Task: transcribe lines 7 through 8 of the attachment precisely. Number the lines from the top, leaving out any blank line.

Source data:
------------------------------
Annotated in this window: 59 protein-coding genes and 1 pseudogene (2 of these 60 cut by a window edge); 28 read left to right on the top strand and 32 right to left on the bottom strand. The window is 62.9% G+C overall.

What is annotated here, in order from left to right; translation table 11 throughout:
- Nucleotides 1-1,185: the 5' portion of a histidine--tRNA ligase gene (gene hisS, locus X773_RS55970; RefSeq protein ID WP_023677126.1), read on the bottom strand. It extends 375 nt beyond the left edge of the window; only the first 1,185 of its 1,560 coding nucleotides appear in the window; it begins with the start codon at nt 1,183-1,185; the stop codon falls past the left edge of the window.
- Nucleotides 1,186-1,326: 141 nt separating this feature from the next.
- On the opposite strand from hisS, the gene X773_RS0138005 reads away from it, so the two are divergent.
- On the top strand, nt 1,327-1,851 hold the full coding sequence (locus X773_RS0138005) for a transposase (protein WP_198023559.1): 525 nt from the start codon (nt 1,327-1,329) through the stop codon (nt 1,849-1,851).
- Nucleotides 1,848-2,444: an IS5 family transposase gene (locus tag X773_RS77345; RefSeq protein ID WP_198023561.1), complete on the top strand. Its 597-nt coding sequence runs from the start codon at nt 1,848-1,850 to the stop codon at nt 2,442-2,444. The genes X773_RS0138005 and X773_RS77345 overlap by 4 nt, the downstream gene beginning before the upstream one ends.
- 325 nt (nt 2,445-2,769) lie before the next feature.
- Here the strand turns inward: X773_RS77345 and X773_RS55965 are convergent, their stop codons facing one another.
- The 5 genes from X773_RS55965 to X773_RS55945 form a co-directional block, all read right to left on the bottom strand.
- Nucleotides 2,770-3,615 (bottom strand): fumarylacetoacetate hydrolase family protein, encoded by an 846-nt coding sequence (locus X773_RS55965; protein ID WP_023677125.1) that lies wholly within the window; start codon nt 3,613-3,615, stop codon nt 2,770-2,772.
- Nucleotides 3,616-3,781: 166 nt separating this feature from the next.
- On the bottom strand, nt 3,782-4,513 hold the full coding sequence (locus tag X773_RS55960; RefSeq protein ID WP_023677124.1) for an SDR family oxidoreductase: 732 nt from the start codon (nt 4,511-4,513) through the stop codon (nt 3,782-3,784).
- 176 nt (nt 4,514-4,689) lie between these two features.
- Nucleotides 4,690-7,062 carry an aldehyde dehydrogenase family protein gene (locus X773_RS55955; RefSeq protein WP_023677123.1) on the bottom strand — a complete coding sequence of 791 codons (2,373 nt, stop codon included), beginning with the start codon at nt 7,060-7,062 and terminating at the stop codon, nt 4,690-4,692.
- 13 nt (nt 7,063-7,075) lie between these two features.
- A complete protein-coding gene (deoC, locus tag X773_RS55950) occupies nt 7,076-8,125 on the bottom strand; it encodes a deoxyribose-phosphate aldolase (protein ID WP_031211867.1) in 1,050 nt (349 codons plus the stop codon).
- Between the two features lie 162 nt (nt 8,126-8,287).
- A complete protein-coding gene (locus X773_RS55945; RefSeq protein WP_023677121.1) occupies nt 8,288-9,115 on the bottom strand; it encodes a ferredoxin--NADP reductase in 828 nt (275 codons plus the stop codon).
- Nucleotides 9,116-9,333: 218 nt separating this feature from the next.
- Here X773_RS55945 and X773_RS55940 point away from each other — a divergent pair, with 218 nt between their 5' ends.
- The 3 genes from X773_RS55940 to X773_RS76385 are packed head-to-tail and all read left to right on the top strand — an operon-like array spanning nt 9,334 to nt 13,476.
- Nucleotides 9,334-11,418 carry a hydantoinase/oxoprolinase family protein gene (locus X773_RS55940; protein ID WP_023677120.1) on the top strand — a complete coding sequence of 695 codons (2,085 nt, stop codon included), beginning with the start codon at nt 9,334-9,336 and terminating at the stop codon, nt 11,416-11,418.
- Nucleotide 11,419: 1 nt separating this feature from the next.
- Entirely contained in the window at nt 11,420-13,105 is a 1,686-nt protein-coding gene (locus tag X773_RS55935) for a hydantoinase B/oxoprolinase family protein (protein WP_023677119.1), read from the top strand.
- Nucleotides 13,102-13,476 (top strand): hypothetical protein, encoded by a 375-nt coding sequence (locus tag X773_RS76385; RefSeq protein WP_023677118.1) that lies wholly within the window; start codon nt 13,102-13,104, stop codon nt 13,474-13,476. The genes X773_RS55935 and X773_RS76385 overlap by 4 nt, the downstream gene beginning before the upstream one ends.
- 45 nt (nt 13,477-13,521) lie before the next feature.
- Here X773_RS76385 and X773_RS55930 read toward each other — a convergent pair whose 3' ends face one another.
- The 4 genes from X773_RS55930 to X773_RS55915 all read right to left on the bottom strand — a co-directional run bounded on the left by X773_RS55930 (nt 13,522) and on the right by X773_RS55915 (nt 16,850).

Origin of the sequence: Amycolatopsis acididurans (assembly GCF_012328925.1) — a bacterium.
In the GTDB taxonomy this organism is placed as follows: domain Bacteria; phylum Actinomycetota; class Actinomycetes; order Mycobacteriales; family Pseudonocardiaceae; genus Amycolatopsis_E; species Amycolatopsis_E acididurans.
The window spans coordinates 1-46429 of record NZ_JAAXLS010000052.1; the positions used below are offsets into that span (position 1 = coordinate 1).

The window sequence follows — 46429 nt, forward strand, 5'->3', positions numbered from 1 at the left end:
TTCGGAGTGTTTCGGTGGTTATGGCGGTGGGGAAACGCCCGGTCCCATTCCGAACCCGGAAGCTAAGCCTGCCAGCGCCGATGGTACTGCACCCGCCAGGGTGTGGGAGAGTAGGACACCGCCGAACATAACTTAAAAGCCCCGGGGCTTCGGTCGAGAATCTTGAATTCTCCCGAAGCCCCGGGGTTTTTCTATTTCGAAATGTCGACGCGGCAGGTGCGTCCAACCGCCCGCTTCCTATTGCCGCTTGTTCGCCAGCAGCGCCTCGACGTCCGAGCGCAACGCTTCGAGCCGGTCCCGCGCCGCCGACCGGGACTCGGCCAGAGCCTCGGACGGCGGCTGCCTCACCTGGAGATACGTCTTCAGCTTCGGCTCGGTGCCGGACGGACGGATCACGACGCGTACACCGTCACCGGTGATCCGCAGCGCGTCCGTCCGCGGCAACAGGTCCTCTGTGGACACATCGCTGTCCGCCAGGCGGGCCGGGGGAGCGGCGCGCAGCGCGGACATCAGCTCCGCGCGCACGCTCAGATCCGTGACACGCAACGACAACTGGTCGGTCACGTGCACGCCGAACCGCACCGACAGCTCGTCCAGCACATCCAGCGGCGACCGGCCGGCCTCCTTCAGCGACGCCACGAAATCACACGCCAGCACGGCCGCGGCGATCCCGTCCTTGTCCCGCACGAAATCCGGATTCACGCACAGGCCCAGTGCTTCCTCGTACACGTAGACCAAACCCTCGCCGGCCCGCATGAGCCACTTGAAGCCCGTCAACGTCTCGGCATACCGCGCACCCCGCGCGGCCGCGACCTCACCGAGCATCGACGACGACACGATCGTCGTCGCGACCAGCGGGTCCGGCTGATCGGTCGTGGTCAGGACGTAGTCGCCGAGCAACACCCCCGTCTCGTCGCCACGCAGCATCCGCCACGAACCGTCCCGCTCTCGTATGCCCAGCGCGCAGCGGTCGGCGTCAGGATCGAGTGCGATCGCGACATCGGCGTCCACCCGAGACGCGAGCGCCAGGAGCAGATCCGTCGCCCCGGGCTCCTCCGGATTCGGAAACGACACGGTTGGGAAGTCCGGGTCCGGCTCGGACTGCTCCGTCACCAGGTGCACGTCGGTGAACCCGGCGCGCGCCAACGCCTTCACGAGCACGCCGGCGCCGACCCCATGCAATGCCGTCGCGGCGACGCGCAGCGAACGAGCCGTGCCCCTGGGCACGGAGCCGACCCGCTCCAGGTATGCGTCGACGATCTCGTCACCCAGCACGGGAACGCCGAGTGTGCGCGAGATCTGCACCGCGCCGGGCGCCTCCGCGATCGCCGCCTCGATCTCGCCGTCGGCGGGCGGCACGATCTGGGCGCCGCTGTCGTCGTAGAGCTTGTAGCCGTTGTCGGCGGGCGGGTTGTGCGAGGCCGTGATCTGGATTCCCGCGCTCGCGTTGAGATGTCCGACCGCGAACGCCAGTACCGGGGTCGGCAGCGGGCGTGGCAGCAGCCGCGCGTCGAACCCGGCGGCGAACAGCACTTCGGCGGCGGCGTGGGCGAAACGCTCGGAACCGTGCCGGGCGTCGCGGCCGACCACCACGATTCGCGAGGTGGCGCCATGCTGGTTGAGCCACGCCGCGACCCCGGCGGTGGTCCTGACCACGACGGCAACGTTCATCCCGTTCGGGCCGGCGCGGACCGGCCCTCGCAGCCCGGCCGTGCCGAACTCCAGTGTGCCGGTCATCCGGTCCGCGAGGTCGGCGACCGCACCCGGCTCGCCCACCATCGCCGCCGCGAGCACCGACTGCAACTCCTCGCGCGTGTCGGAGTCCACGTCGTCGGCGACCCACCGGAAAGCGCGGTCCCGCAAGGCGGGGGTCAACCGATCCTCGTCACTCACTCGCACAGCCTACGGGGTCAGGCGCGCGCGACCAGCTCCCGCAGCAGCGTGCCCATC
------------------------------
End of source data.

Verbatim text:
- Nucleotides 1,848-2,444: an IS5 family transposase gene (locus tag X773_RS77345; RefSeq protein ID WP_198023561.1), complete on the top strand. Its 597-nt coding sequence runs from the start codon at nt 1,848-1,850 to the stop codon at nt 2,442-2,444. The genes X773_RS0138005 and X773_RS77345 overlap by 4 nt, the downstream gene beginning before the upstream one ends.
- 325 nt (nt 2,445-2,769) lie before the next feature.